Amid the rush for more tourist arrivals, Thai island Koh Mak is deliberately taking it slow
To mark Earth Day, CNA looks at Thailand’s first low carbon tourism destination and what it means for sustainable development.
KOH MAK, Thailand: Nestled off the coast, in the Gulf of Thailand, Koh Mak feels something like an odd sibling.
In recent years, the islands in this part of the country have become increasingly developed and visited by tourists drawn to the calm aquamarine sea and idyllic island scenery.
Where luxury awaits on Koh Kood and nightlife and entertainment abounds on Koh Chang, the third and smallest of the islands in this chain is trying to avoid the trappings of mass tourism.
The approach of Koh Mak’s leaders is different and deliberately so. Stepping on the small island, home to just a few hundred residents, feels almost like time travel.
Beach fronts with golden sand remain mostly undeveloped. Electric golf carts carry families along tidy streets in near silence. The 7-Elevens, Starbucks and cheap cocktail bars so ubiquitous throughout Thailand’s tourist hotspots are entirely absent.
At night, the island falls silent early. Waves lap at the shoreline but very little else stirs.
“Nothing in this world remains the same, but I think what we are trying to do is hang onto the clock's big hand to slow time, to preserve nature and our way of living,” said Tanin Suddhidhanakool, a business owner and fifth-generation resident of Koh Mak.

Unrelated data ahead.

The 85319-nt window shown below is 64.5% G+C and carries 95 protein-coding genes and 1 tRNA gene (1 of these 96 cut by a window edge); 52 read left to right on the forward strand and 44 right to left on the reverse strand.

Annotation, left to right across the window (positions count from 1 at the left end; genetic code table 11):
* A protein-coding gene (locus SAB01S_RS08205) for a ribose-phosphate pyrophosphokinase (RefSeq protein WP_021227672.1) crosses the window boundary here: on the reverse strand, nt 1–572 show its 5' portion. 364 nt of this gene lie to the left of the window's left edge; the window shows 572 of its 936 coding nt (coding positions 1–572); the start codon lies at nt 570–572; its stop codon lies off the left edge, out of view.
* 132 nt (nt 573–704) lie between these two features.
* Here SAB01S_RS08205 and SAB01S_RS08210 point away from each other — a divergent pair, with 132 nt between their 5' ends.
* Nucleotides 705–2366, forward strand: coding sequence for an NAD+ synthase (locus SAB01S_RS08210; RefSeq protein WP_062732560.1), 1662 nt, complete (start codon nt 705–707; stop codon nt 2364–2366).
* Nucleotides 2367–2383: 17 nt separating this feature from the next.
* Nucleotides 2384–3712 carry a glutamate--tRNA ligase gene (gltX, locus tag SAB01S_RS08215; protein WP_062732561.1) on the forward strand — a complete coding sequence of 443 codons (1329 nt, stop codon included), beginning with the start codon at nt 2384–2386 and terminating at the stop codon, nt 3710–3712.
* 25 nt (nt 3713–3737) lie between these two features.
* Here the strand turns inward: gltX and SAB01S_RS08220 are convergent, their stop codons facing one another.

The efforts towards building the island’s green credentials have paid off. Koh Mak was recognised last year as one of the Top 100 sustainable destinations in the world, as judged by the Green Destinations Foundation.
The Dutch organisation supports communities and businesses in sustainable destinations and runs certification and training programmes.
It was one of three locations awarded the prize in Thailand, along with Mae Hong Son's Ban Huay Pu Keng and Sapphaya in Chai Nat province.
Koh Mak is also recognised as Thailand’s first low carbon tourism destination.
The island was recognised for designing a tourism strategy that was low on carbon emissions, and minimal in impact on the environment and local community, a journey that began back in 2012 with the assistance of a national government branch called DASTA - the Designated Areas for Sustainable Tourism Administration.
Four issues were focused upon: Efficient energy use and adopting alternative energy sources, efficient water use, improved waste management and preserving the local way of life.
Koh Mak also runs initiatives to eat locally grown food and vegetables, encouraging hotels to take greener approaches to their operations, reducing the use of plastics and improving the biodiversity in local coral reefs.
Taking on low-carbon ambitions was a natural journey from the way locals have managed the island for more than a century. There is a halcyon feel to life here. It is not by accident.
The ancestors of the current generation of residents on Koh Mak purchased the island and relocated here in the late 19th century from Ban Koh Po, now part of Cambodia. Since then, progress has been purposefully sedate.